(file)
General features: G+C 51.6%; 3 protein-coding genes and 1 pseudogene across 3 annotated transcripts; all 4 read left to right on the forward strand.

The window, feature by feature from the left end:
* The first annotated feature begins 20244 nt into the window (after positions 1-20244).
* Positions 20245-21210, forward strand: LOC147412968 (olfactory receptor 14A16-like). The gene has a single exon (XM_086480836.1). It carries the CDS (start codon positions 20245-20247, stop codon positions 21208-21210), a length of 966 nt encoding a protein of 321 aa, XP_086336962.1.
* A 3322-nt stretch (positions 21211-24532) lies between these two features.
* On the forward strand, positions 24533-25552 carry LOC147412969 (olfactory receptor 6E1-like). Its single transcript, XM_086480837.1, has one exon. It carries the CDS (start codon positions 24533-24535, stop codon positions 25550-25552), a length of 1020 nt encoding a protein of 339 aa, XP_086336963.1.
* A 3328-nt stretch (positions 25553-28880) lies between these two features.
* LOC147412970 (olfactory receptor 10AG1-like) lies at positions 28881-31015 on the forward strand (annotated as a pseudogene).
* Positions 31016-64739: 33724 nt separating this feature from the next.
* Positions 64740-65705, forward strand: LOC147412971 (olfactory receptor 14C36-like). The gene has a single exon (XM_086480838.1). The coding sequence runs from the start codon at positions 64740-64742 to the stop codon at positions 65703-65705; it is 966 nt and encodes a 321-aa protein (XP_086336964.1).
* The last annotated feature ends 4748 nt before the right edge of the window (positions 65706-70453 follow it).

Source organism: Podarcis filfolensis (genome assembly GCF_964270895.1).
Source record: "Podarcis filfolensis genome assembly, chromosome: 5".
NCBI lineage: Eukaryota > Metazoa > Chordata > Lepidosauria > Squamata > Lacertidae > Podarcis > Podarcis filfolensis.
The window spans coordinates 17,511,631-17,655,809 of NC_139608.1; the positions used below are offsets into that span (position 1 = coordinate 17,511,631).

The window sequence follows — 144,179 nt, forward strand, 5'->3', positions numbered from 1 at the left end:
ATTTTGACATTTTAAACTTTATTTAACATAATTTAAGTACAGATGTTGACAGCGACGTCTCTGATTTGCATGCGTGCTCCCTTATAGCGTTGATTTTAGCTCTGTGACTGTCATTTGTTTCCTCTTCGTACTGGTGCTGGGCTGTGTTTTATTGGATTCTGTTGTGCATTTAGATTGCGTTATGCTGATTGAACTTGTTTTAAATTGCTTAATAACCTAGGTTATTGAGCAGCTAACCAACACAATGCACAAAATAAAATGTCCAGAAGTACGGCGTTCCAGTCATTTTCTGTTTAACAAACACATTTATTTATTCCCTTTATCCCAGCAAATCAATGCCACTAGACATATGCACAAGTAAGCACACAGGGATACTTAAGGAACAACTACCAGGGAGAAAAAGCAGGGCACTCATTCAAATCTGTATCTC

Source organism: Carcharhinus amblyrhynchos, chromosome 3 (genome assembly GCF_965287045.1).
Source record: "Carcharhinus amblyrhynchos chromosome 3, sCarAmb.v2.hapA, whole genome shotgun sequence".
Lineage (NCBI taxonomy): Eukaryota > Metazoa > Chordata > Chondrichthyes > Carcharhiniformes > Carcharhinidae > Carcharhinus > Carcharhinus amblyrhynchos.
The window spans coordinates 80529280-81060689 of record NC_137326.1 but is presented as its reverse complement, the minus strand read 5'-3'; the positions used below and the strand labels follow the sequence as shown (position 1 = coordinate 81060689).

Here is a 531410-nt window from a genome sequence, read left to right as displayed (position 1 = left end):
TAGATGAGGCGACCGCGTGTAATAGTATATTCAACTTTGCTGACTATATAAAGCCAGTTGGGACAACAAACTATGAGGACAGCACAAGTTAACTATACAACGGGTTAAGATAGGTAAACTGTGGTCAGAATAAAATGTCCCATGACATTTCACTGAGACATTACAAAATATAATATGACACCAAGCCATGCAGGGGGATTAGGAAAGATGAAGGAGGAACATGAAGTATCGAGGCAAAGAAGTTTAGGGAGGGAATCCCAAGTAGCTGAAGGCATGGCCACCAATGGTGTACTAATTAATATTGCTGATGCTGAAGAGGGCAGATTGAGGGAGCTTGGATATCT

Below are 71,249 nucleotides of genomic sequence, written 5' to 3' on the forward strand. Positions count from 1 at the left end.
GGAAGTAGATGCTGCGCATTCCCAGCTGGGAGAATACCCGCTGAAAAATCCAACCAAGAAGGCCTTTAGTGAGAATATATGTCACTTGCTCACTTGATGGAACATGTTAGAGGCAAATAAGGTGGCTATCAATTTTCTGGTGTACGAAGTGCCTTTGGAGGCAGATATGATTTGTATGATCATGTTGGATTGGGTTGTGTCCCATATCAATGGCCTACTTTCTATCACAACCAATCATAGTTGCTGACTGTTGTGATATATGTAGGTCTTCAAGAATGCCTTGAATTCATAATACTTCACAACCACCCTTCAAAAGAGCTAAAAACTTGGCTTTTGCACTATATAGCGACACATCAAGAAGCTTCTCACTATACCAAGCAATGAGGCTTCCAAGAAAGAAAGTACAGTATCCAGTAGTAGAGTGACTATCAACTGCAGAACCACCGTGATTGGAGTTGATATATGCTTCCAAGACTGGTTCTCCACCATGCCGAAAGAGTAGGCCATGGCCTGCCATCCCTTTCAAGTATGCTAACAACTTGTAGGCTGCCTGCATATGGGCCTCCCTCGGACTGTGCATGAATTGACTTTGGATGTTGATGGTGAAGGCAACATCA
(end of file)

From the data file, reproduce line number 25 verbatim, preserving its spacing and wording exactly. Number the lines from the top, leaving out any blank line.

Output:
GGAAGTAGATGCTGCGCATTCCCAGCTGGGAGAATACCCGCTGAAAAATCCAACCAAGAAGGCCTTTAGTGAGAATATATGTCACTTGCTCACTTGATGGAACATGTTAGAGGCAAATAAGGTGGCTATCAATTTTCTGGTGTACGAAGTGCCTTTGGAGGCAGATATGATTTGTATGATCATGTTGGATTGGGTTGTGTCCCATATCAATGGCCTACTTTCTATCACAACCAATCATAGTTGCTGACTGTTGTGATATATGTAGGTCTTCAAGAATGCCTTGAATTCATAATACTTCACAACCACCCTTCAAAAGAGCTAAAAACTTGGCTTTTGCACTATATAGCGACACATCAAGAAGCTTCTCACTATACCAAGCAATGAGGCTTCCAAGAAAGAAAGTACAGTATCCAGTAGTAGAGTGACTATCAACTGCAGAACCACCGTGATTGGAGTTGATATATGCTTCCAAGACTGGTTCTCCACCATGCCGAAAGAGTAGGCCATGGCCTGCCATCCCTTTCAAGTATGCTAACAACTTGTAGGCTGCCTGCATATGGGCCTCCCTCGGACTGTGCATGAATTGACTTTGGATGTTGATGGTGAAGGCAACATCA